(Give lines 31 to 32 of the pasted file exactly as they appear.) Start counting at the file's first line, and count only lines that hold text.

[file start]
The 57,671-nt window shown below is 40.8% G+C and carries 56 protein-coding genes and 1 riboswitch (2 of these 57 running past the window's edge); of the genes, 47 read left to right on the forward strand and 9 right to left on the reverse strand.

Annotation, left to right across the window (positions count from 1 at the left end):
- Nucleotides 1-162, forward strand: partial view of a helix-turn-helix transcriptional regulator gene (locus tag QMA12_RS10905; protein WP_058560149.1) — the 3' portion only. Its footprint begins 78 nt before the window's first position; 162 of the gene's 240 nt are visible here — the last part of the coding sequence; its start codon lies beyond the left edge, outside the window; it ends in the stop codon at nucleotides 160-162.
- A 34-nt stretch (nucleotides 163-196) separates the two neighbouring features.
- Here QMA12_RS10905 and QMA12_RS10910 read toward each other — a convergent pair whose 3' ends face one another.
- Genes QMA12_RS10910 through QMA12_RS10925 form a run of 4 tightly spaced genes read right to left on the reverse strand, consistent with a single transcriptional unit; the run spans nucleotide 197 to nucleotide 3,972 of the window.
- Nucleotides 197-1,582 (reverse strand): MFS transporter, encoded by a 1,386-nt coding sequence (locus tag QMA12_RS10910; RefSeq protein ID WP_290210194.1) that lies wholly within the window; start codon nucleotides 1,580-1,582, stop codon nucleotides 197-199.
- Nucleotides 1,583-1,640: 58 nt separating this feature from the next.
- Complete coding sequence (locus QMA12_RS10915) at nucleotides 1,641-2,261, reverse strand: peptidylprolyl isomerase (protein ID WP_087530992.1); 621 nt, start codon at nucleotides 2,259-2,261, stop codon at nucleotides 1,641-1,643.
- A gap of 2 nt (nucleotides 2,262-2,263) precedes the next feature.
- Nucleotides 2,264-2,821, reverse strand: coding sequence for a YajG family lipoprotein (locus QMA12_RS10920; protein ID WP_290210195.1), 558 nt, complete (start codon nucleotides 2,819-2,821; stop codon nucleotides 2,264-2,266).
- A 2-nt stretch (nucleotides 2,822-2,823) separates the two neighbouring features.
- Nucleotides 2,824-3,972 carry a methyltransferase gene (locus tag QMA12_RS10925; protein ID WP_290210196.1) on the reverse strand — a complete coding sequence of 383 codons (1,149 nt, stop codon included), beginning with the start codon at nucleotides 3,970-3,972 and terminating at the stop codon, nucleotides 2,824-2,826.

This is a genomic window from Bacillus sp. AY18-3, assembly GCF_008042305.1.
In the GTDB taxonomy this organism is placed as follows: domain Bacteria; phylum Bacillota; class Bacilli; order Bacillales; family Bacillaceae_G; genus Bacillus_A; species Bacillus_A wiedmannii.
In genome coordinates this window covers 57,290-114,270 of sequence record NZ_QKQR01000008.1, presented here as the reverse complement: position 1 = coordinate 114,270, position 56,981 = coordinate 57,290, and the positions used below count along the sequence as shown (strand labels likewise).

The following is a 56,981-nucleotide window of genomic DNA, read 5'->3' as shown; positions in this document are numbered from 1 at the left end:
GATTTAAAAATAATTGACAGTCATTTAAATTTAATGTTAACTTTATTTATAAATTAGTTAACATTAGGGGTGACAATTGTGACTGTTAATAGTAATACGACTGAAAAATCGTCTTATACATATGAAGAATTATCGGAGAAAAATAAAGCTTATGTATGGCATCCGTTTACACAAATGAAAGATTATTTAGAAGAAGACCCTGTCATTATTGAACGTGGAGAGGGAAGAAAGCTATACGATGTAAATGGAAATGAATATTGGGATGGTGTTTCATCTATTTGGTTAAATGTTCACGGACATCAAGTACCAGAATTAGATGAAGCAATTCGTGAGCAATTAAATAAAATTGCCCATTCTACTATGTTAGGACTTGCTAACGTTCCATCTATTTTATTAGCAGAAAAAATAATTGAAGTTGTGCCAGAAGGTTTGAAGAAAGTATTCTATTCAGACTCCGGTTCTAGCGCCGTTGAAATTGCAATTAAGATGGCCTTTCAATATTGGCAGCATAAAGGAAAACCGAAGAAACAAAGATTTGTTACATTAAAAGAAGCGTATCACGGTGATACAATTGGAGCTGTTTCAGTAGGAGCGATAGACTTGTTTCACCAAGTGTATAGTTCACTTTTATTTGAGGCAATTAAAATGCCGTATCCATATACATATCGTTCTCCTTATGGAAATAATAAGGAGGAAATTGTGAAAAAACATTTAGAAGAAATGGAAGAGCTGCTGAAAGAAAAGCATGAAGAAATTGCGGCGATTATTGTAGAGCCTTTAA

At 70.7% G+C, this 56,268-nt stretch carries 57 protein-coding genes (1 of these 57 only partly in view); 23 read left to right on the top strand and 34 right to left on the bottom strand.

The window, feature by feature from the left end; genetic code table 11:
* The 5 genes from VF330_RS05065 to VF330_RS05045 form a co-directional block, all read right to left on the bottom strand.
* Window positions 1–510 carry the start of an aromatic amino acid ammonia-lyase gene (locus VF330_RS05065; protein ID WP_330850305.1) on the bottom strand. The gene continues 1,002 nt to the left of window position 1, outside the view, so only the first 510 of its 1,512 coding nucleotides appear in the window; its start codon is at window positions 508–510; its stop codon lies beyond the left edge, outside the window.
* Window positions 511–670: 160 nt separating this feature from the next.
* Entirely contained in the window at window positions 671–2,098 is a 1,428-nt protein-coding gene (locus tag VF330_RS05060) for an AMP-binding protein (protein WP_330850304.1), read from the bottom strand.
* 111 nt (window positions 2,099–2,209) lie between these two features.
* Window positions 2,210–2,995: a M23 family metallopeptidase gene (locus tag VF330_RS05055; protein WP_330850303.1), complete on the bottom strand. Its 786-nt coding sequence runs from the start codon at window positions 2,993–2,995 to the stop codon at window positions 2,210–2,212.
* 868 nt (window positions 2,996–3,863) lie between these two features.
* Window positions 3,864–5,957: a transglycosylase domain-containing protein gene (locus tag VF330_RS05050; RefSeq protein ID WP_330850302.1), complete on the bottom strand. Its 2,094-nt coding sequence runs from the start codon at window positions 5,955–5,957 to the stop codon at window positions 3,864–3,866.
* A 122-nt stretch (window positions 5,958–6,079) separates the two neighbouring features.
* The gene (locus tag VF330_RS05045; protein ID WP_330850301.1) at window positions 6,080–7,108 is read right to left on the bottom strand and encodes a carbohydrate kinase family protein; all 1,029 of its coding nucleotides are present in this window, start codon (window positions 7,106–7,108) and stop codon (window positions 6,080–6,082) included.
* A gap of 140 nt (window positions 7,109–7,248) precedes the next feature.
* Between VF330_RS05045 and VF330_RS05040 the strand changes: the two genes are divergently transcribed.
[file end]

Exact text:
* A gap of 140 nt (window positions 7,109–7,248) precedes the next feature.
* Between VF330_RS05045 and VF330_RS05040 the strand changes: the two genes are divergently transcribed.